A faith- that knows one God, and yet knows God as Father, and Son, and Holy Spirit.
A strange faith.
Yet a faith worth suffering for. A faith- with many martyrs. A faith- the first of those martyrs, St. Stephan was stoned for. A faith- the Apostle Paul was whipped, beaten, stoned, shipwrecked, and eventually died, for.
While they are very important it is not just those noble sufferings of the saints of old that we should consider when reading this letter of the Apostle Paul. No, we ought also think of the perennial problems of life, the problems that make all of creation fall to futility.
All of humanity, each and every last one of us, is a card within a house of cards. We were all stacked carefully and precariously atop one another. Even the slightest breath, a slight jarring of the table, would cause the whole house to fall down. And that deck of cards has fallen down a long time ago, and we are constantly attaining toward a return to our original placement. Every personal sin is a card falling, knocking down the whole deck. This deck is in a constant flurry of motion, Jacks falling atop crazy eights, and twos upon Kings. Every time a wall of a house is reconstructed two more fall down. The interactions of these cards grow in intensity until they become a splashing, bubbling sea of black, red, and white.
But we can’t stop there, for we should consider the present sufferings/ be they physical pain, emotional ache, or spiritual distress. And we must realize suffering has meaning. It turns us back to what once was. It is the echos of Eden that makes us ache. It is a yearning for God.
More than that a calling from the Father. A calling to live as Children of God. To live into the goodness of creation as it was made by God.
So the Father has "subjected us to hope." So the Father has left us with a distinct feeling that things can, should, be better. That’s good news isn’t it? (ask again)
And still there is more gospel, more good news. God’s son, Jesus, entered into creation. He was born into this suffering as you and I were. He lived for some 30 years teaching about the Kingdom of God and the Love of God. He suffered on a Roman cross, and died there. Yet the "bondage of decay" would not hold him.
In this way the Son’s Life, Death, and Resurrection, bring us closer still to the new creation we yearn for. We have hope for "the redemption of our bodies." That is, death no longer controls our bodies because we have the hope of Resurrection and New Life. That’s good news isn’t it? (ask again)
And there is more gospel, more good news. After Jesus left his apostles they were gifted with the Holy Spirit. The Holy Spirit gave them the ability to proclaim the saving message of Jesus to the ends of the earth, and were led by the spirit to do many things, including welcome non-Jews as equal followers of Jesus.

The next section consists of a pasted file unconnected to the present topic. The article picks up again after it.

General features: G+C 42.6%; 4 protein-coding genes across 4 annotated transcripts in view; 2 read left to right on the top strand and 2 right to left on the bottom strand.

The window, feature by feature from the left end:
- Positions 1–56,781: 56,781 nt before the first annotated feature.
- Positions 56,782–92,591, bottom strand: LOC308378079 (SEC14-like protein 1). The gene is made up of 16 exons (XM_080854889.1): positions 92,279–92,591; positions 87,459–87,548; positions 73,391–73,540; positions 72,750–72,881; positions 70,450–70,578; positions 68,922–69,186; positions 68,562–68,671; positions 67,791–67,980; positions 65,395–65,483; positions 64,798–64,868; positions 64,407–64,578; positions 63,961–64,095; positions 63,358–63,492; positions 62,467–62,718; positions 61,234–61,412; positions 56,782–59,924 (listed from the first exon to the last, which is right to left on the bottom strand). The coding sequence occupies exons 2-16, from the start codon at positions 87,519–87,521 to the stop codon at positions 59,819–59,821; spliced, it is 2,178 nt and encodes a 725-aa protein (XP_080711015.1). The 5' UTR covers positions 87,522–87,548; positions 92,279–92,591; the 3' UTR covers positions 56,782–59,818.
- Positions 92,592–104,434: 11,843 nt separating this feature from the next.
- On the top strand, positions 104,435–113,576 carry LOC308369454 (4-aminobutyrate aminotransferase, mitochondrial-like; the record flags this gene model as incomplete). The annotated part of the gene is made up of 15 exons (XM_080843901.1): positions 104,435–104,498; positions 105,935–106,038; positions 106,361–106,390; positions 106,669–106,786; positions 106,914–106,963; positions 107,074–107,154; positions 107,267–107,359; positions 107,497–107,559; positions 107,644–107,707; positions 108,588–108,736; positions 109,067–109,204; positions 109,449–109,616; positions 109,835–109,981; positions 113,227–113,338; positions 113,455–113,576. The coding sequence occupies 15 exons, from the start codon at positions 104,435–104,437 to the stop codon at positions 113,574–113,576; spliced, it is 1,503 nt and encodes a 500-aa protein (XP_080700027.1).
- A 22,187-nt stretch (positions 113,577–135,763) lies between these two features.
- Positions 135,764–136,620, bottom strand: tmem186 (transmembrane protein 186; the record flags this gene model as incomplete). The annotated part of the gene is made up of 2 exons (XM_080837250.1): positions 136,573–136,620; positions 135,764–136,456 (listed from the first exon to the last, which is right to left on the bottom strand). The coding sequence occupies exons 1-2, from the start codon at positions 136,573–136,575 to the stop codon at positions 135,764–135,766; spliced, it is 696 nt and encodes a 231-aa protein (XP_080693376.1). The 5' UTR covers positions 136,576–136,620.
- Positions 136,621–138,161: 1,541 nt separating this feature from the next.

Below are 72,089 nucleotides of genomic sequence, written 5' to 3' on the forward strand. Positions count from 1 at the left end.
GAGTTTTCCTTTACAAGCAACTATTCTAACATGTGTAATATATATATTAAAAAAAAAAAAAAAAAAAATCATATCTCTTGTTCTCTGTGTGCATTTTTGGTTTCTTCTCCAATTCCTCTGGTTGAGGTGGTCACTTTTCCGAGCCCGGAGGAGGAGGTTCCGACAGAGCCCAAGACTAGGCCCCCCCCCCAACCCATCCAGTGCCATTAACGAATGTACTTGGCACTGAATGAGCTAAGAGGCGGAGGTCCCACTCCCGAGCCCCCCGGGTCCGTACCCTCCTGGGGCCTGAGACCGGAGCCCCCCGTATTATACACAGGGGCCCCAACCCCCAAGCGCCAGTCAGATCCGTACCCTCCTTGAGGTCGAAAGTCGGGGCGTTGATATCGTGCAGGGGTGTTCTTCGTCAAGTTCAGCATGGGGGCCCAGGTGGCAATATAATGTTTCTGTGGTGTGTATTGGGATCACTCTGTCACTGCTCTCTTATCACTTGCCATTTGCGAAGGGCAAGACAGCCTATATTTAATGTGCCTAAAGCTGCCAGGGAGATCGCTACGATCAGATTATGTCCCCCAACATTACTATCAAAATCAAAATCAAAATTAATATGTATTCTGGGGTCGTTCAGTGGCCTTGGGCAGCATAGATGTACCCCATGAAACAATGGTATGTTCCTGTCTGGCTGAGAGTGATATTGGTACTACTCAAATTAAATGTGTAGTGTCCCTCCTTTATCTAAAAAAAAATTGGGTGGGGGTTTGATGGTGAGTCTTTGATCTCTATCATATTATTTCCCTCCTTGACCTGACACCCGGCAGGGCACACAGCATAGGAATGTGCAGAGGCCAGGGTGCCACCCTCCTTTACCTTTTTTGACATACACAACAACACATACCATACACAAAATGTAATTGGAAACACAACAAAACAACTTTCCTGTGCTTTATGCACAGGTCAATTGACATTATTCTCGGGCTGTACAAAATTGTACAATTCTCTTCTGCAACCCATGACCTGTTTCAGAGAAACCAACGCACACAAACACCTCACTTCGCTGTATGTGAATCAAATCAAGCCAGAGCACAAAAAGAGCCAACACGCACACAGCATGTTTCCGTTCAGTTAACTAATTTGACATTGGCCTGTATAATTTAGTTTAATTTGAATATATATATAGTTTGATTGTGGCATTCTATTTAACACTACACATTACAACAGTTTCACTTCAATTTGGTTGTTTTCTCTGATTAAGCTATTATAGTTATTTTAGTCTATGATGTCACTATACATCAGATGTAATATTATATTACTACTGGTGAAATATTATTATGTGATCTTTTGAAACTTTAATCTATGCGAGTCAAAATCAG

And we Christians today are heirs to those first followers of Jesus. And we still are animated by the Holy Spirit. The Spirit still helps us in our weakness, that we may be and become Children of God, and live in the new creation that we now "groan inwardly for."
God is still with us, the "Spirit himself intercedes for us with sighs too deep for words." That’s good news isn’t it? (ask again)
The good news today, more than any abstract, or even concrete, statement about the nature of God, any statement about the Trinity, is this.
"I am sure that neither death, nor life, nor angels, nor principalities, nor things present, nor things to come, nor powers, nor heights, nor depths, nor anything else in all of creation, will be able to separate us from the love of God in Christ our Lord."

Monday, July 24, 2006

Hobnobbing with the High and mighty

The last few days things in my life have been very highbrow. On Friday I went to Cambridge and hung out with a bunch of cool-hyper-intelligent theology professors at Charlotte Hempel about 4QMMT Miqsat Maaseh Ha-Torah, a Dead Sea scroll, as well as meeting John Piper.
Then yesterday the St. Mark’s crew was invited to Lord Braybrook’s. The tea was a fundraiser for St. Mark’s so we went there to shmooze (which I found out yesterday from Vik, in German refers to foreplay, not socializing, so I use the word in it’s American context!) with all the posh people there. So now I can say I’ve had tea with an English Lord and Lady!
I have to admit rubbing elbows with the "high and mighty" was kind of fun, and it makes me remember more clearly that we as Christians are called to minister to the low and weak ones; to the Ungoogleable ones, so to speak!